• Water securityHolocaust survivors give historic $400 million gift to Ben-Gurion University

    A couple who survived the Holocaust and made a fortune investing with Warren Buffett left a $400 million bequest to Ben-Gurion University (BGU). The bequest, much of which is earmarked to fund water-related research, is expected to double the size of BGU’s current endowment. The university’s Zuckerberg Institute for Water Research focuses on sustainability of water resources, desalination techniques, and improving water quality.

  • Water managementBetter water management to halve the global food gap

    Improved agricultural water management could halve the global food gap by 2050 and buffer some of the harmful climate change effects on crop yields. For the first time, scientists investigated systematically the worldwide potential to produce more food with the same amount of water by optimizing rain use and irrigation. They found the potential has previously been underestimated.

  • Water resourcesPulling water from air

    Researchers are tackling the world’s water crisis by pulling water out of the air. Their result is the patent-pending Hybrid Atmospheric Water Generator (HAWgen), which generates clean drinking water from the atmosphere through the integration of sorption, refrigeration and water filtration systems.

  • FlintWhat Flint’s water crisis could mean for the rest of the nation

    Elevated levels of lead in the drinking water in Flint, Michigan, brought to light not only the troubles of one city but also broader concerns about the nation’s aging water distribution system. Noted scientist is calling for federal funding to replace deteriorating lead pipes in large swaths of the United States.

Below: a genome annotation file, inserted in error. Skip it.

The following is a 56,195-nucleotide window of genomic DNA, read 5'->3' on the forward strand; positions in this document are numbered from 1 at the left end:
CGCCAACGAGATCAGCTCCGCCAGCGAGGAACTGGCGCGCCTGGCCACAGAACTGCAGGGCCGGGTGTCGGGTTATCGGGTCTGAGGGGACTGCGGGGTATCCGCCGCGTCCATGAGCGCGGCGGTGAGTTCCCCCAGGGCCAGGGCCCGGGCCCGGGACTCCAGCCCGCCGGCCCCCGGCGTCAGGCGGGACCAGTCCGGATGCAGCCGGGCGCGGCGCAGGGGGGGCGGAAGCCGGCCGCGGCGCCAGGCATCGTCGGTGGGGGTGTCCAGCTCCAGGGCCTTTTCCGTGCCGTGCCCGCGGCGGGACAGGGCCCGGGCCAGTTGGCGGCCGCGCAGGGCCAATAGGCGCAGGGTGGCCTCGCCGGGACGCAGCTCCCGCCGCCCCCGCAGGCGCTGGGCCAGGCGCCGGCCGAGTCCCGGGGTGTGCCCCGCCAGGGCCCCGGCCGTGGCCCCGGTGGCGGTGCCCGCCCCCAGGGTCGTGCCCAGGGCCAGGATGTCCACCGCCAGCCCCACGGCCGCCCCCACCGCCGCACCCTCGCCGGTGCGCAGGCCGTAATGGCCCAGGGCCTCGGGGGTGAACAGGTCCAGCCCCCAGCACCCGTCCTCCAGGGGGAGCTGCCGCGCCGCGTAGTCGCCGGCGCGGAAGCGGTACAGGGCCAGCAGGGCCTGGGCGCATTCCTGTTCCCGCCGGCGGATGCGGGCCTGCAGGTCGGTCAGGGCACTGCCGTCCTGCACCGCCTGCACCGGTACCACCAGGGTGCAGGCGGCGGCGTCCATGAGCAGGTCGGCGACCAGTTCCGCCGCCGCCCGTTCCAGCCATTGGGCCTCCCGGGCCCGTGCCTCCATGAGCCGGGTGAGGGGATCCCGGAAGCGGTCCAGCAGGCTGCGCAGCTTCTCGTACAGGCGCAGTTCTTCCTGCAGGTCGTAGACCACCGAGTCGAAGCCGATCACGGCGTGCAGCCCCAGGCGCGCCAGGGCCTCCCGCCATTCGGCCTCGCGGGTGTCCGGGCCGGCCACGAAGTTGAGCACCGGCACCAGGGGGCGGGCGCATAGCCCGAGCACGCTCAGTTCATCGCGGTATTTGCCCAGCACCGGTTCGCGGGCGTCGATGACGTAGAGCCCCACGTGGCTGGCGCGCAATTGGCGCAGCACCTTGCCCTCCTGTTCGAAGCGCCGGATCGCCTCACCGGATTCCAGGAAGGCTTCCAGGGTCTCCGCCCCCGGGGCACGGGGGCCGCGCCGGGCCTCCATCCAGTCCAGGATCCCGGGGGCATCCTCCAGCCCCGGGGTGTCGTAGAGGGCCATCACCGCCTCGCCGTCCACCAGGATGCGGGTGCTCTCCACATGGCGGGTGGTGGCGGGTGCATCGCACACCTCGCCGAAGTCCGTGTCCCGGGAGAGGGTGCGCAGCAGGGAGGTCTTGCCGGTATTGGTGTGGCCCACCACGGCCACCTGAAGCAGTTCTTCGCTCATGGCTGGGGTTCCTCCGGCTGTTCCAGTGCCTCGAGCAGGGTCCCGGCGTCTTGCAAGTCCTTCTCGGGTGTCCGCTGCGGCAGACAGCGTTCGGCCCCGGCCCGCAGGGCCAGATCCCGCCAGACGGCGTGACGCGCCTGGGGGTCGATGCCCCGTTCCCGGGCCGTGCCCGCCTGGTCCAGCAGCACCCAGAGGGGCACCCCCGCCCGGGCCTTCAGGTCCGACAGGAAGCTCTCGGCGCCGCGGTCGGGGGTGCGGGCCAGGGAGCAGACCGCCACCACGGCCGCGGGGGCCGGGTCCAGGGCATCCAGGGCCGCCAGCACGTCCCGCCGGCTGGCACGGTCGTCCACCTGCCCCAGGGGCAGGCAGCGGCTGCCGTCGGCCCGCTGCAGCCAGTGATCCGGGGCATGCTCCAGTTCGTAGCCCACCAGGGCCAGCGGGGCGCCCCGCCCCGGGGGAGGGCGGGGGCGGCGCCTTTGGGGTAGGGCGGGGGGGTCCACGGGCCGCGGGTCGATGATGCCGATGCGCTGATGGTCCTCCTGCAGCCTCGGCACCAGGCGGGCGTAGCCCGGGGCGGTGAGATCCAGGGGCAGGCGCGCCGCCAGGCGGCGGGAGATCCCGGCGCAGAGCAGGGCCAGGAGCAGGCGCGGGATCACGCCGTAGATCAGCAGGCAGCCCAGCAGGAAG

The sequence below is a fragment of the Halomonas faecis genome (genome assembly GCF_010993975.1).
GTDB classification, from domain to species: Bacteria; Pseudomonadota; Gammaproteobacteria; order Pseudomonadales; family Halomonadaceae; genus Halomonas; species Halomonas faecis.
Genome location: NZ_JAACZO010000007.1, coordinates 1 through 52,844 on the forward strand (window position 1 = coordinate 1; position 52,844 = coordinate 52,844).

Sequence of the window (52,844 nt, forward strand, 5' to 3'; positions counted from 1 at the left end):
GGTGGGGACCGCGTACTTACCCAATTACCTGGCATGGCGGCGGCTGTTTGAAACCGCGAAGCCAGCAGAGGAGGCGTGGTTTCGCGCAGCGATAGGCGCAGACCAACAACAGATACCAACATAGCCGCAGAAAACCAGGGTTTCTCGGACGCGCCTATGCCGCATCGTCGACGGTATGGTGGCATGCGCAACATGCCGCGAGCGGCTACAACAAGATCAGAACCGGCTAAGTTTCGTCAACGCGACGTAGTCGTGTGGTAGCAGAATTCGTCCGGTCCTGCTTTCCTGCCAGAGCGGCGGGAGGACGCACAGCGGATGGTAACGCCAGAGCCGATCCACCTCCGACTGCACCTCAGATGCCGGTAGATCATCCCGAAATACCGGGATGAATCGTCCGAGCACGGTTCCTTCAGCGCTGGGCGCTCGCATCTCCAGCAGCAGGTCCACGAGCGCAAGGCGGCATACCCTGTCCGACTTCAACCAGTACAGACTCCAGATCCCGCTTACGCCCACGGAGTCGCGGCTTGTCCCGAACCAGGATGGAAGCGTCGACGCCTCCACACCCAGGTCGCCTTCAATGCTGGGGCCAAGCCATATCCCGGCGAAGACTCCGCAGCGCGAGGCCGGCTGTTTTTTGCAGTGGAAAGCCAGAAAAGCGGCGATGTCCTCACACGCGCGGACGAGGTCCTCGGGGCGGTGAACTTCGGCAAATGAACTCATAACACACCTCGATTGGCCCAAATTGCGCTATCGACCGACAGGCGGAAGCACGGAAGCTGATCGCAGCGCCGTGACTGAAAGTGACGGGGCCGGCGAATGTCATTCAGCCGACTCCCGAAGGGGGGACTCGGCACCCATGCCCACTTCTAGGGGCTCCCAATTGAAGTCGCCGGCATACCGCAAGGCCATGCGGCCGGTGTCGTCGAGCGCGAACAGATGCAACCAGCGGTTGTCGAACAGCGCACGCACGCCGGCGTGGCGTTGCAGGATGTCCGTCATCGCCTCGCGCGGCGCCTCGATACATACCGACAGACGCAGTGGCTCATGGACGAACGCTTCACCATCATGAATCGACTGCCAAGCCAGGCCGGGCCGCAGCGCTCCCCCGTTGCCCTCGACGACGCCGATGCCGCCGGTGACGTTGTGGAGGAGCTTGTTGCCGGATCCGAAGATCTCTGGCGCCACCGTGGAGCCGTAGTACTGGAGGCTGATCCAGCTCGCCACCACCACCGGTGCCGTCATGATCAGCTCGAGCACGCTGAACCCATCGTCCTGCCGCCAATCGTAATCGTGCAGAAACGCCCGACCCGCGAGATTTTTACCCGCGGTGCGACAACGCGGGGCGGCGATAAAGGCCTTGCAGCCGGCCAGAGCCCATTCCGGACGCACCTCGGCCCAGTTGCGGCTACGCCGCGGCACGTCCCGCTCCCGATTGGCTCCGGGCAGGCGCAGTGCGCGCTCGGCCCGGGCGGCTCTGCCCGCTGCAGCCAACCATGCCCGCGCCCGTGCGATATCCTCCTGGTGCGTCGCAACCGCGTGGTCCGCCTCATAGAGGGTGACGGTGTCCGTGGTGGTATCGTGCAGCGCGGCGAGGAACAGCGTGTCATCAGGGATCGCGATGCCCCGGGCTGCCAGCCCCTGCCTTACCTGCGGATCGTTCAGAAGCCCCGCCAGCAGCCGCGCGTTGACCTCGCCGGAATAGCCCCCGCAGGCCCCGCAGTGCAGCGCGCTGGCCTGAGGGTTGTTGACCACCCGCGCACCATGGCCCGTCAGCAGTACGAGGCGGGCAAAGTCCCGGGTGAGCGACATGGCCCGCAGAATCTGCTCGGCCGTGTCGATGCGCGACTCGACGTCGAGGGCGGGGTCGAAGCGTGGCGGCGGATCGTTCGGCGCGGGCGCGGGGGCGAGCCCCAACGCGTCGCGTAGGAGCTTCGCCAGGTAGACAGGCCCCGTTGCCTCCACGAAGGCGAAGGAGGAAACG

• FlintFor young engineers, Flint offers a lesson on the importance of listening

    Sheldon Masters, a former Virginia Tech Ph.D. student, says he used to think scientists and engineers should be like robots: “Emotionally unattached.” But after attending a class entitled “Engineering Ethics and the Public: Learning to Listen” with dozens of other young engineers at his university, he found his perspective changed. Developed with support from a National Science Foundation (NSF) grant, the course is intended to explore the relationship between engineering, science, and society.

  • Water & healthCan drinking water be delivered without disinfectants like chlorine and still be safe?

    By Fernando Rosario-Ortiz and Vanessa Speight

    When we open the tap, we expect the water to be safe. That is, the water should be free of pathogens that could make us sick and any chemicals that could cause problems later in life. For the most part, potable water systems in the developed world have done a great job providing safe water. However, there are still unfortunate situations that develop, resulting in issues with the safety of drinking water. One of the conclusions of the research we have conducted is that potable water systems should consider moving beyond carrying a disinfectant and focus instead on maintaining and replacing their aging delivery systems and upgrading their water treatment steps. This will have the benefit of limiting exposure to DBP while also continuing to deliver safe water to consumers.

  • Water safetyWater pipes crawl with millions of bacteria

    Researchers have discovered that our drinking water is to a large extent purified by millions of “good bacteria” found in water pipes and purification plants. So far, the knowledge about them has been practically non-existent, but this new research is about to change that.

  • Water pipesRigid water pipes, fit for the future

    Water infrastructures – such as pipes, sewers, or water storages – are rigid systems. They are renewed according to certain renovation cycles. This can take up to 70 years for municipal sewage systems and up to 30 years for baths in rental apartments. “That has to be considered when creating concepts for the future of the water infrastructure,” says Dr.-Ing. Thomas Hillenbrand, scientist at the Fraunhofer Institute.